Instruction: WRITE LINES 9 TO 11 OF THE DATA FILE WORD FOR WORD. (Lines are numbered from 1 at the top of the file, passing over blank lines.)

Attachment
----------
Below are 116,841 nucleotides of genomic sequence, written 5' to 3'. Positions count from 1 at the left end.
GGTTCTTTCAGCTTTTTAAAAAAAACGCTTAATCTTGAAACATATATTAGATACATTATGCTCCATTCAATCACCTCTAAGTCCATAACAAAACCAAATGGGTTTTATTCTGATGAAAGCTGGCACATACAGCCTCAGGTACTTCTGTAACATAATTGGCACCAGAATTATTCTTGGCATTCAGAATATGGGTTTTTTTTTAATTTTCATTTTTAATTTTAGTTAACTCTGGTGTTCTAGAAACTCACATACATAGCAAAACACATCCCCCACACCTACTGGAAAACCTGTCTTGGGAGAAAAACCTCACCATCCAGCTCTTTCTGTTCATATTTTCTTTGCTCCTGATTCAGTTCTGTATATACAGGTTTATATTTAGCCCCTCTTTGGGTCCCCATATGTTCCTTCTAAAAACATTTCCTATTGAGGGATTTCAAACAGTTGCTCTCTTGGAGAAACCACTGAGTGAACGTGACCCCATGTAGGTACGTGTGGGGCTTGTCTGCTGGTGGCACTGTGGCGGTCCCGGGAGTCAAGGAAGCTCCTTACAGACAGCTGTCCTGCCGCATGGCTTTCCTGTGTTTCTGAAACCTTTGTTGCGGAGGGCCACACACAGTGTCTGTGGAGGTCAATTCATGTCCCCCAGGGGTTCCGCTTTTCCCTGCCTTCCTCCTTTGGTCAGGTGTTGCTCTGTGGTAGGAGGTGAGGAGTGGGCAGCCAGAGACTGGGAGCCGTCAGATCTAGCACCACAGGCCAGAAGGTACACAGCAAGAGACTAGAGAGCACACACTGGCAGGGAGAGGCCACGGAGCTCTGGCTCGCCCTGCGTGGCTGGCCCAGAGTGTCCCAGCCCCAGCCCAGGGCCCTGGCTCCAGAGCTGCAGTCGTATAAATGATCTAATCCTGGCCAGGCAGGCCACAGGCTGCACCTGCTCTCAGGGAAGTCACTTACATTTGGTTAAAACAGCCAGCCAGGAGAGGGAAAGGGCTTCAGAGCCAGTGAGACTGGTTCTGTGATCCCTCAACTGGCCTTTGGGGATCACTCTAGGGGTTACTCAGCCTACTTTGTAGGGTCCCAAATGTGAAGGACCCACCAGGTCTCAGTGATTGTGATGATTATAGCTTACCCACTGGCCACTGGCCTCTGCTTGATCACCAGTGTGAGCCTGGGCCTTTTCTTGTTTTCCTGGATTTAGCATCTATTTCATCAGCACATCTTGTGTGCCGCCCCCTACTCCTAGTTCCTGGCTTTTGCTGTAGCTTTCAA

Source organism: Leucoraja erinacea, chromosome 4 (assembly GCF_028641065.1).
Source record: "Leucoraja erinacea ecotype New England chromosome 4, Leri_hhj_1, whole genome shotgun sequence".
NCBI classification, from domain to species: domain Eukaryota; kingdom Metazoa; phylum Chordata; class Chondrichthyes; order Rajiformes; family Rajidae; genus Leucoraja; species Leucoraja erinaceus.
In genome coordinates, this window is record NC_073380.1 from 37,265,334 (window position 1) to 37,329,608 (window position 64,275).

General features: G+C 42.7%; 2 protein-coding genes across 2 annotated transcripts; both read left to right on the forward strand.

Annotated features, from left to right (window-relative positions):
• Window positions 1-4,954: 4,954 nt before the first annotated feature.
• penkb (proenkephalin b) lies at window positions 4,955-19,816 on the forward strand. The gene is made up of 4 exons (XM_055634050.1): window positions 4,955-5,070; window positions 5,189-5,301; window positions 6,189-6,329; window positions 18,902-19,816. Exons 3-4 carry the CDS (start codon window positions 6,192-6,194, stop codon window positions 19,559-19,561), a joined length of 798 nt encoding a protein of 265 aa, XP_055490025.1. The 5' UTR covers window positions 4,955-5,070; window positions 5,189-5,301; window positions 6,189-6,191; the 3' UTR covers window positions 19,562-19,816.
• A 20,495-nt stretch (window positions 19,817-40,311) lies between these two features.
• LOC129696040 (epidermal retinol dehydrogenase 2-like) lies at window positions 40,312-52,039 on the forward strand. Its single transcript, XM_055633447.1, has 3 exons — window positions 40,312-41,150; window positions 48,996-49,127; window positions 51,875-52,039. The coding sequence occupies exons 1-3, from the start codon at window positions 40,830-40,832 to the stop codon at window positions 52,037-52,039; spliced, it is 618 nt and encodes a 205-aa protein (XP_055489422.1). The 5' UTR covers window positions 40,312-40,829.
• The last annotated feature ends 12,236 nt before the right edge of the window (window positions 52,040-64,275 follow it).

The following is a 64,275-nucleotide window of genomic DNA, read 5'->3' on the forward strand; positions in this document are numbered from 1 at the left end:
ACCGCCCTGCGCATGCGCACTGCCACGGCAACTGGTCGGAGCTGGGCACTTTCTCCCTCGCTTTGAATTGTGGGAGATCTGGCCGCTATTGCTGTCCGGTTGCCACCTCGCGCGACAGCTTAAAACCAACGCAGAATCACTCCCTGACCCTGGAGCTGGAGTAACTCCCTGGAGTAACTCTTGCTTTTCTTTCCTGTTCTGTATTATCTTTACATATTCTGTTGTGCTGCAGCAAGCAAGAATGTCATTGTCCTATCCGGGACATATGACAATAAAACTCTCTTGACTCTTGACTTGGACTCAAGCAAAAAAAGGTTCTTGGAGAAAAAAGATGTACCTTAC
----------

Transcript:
• Window positions 1-4,954: 4,954 nt before the first annotated feature.
• penkb (proenkephalin b) lies at window positions 4,955-19,816 on the forward strand. The gene is made up of 4 exons (XM_055634050.1): window positions 4,955-5,070; window positions 5,189-5,301; window positions 6,189-6,329; window positions 18,902-19,816. Exons 3-4 carry the CDS (start codon window positions 6,192-6,194, stop codon window positions 19,559-19,561), a joined length of 798 nt encoding a protein of 265 aa, XP_055490025.1. The 5' UTR covers window positions 4,955-5,070; window positions 5,189-5,301; window positions 6,189-6,191; the 3' UTR covers window positions 19,562-19,816.
• A 20,495-nt stretch (window positions 19,817-40,311) lies between these two features.